How does your project tie into the Moon To Mars mission? The Artemis program? Any other NASA mission?

My project ties into one of NASA’s core values, “inclusion”. The end product will help understand the importance of inclusion of all genders in the scientific community.

What student organization (school, community, etc.) has helped you develop professionally in your STEM/non-STEM journey?

Two student organizations that helped me develop in my STEM journey are Stanford University’s “Code in Place” Program and NASA Lucy Student Pipeline Accelerator and Competency Enabler Academy. I learned the fundamentals of programming in Python from professors at Stanford University and by collaborating with students from all over the world. As a student at NASA L’SPACE Academy, I learnt the principles of science, research, engineering and writing that go behind building a NASA mission. I also learnt the importance of teamwork.

How do you feel interning during #CountdownToMars?!

I feel over the moon to be interning at NASA during #CountdownToMars. It isn’t every semester that we send a rover to Mars and to be a part of NASA during this time is a rare privilege. This is an experience of a lifetime. I am so excited to watch the Mars Perseverance landing on February 18 as a NASA intern. I am happy that many years from now, I can tell the younger generation, “ I was a NASA intern during the count down to Mars!!”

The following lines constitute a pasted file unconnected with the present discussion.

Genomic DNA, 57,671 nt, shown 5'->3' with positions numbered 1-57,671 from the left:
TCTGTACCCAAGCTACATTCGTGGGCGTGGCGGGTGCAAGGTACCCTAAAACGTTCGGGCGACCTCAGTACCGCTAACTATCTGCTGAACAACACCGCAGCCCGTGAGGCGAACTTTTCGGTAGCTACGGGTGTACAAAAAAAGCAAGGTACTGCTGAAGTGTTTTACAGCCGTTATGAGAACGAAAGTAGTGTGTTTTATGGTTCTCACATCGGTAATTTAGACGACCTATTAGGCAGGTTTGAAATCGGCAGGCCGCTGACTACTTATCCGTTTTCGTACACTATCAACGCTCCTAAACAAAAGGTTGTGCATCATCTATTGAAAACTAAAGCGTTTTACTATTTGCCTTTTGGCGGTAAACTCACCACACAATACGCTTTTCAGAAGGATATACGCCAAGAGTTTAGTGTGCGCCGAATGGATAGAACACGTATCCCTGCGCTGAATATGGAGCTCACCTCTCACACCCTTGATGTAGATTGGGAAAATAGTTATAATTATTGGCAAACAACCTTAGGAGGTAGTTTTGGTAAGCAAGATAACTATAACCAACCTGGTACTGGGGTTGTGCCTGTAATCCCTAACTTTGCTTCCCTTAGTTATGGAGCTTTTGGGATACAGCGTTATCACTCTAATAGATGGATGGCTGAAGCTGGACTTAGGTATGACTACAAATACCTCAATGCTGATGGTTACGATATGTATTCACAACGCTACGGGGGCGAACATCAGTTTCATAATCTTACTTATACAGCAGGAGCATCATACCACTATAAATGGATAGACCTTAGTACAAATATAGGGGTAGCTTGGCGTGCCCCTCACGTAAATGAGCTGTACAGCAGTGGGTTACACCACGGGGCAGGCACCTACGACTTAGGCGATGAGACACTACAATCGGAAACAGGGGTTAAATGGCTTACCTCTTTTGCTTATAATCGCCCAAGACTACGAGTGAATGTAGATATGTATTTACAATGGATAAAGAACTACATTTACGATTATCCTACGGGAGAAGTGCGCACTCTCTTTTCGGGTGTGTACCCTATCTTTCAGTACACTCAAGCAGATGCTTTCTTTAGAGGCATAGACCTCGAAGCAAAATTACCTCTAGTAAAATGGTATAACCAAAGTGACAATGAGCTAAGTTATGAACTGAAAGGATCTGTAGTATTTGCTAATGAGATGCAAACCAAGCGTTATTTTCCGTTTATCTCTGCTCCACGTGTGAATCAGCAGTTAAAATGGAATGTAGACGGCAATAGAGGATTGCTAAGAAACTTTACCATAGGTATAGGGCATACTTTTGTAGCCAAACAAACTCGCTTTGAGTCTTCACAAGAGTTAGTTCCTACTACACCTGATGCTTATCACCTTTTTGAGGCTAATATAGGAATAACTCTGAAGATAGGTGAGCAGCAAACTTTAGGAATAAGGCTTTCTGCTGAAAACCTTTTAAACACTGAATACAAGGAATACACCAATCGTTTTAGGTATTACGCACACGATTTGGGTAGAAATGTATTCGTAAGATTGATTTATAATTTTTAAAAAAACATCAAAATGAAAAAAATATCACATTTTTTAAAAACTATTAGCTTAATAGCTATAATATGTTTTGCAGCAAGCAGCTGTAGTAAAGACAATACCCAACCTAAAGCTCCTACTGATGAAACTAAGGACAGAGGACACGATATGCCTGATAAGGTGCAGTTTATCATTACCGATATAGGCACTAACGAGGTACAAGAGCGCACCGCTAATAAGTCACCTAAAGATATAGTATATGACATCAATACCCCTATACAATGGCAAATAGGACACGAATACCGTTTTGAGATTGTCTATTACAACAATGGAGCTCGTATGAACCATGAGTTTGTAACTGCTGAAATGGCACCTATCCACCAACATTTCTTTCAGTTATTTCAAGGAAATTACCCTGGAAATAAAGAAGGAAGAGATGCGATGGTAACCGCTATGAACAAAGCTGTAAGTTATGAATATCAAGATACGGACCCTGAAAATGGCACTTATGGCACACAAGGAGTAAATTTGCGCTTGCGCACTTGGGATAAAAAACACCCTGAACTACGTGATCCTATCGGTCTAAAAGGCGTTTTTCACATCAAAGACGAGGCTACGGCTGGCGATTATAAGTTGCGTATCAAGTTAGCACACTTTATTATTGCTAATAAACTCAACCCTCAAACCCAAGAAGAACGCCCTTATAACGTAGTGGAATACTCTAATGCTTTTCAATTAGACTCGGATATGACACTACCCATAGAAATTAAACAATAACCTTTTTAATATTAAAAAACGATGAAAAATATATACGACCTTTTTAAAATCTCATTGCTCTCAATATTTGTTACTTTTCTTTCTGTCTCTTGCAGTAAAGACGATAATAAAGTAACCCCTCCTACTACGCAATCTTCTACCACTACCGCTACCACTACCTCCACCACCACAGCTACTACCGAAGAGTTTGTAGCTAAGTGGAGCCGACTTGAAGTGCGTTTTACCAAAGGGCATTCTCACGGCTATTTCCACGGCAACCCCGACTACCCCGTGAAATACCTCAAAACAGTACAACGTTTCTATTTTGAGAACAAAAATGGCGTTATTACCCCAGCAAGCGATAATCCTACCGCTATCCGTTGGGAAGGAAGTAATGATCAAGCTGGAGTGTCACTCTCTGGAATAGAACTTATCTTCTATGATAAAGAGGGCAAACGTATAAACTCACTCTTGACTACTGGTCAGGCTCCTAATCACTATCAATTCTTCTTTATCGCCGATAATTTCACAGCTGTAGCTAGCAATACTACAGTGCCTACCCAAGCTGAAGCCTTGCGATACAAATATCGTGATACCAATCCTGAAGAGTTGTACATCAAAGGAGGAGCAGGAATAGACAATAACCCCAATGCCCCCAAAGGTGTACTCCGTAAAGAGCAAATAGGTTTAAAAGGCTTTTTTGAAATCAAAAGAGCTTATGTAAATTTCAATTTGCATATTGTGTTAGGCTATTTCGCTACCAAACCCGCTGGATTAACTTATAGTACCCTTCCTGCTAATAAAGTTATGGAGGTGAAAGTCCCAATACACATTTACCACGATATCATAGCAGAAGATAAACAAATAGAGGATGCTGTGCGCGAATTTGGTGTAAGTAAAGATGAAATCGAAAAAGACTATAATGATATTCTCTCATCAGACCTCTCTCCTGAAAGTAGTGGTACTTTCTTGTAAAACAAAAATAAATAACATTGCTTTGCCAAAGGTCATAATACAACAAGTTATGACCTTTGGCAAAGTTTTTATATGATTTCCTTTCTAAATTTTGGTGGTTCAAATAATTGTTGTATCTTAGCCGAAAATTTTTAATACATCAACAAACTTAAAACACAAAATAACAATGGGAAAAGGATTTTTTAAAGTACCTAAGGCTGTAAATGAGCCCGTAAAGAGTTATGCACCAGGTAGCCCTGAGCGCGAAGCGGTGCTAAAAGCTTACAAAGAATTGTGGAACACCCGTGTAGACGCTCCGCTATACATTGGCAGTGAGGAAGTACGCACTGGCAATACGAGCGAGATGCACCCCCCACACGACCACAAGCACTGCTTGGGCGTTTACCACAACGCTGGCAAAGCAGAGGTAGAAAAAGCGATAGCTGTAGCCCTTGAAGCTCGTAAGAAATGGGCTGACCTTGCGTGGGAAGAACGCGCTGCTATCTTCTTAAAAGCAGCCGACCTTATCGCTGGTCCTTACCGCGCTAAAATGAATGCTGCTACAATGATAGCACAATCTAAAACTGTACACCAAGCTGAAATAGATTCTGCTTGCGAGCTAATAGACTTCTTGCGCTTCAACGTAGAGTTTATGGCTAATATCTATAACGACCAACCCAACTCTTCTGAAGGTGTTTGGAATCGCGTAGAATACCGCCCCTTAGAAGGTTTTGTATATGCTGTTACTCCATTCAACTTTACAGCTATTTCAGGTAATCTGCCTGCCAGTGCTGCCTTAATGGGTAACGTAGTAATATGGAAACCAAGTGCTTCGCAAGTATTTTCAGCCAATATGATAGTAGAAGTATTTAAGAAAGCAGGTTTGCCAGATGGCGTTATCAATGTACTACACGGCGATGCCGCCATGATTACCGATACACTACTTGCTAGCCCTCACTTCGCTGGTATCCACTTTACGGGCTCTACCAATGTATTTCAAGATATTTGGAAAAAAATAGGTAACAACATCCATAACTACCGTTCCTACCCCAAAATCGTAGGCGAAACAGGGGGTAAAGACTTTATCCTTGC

Provide a quote about how you feel about your role at NASA.

It is very critical that women are supported in STEM because inclusion is important to be innovative and do great things together. The more minds we bring together, the more success we will all achieve together. We are all citizens of this planet and it is together that we can tackle challenges, discover new things and see prosperity. I want women to believe in themselves because I want them to see their potential to be great and that they too can reach for the stars.

It’s never too late for a career change, non-traditional intern speaks about her journey to NASA

By Ramona Barajas-Villar

Women’s History Month: Recognizing some of our intern leaders 

At NASA we celebrate Women’s History Month by recognizing some of our interns and their contributions to NASA.  Meet Sarah Smith. Sarah is an intern at Johnson Space Center and a recent graduate of the University of Washington Tacoma where she majored in Communication. 

Meet Sarah Smith. An intern at NASA's Johnson Space Center.
Credits: Sarah Smith.

Tell us about your intern journey to NASA or anything you would like to share.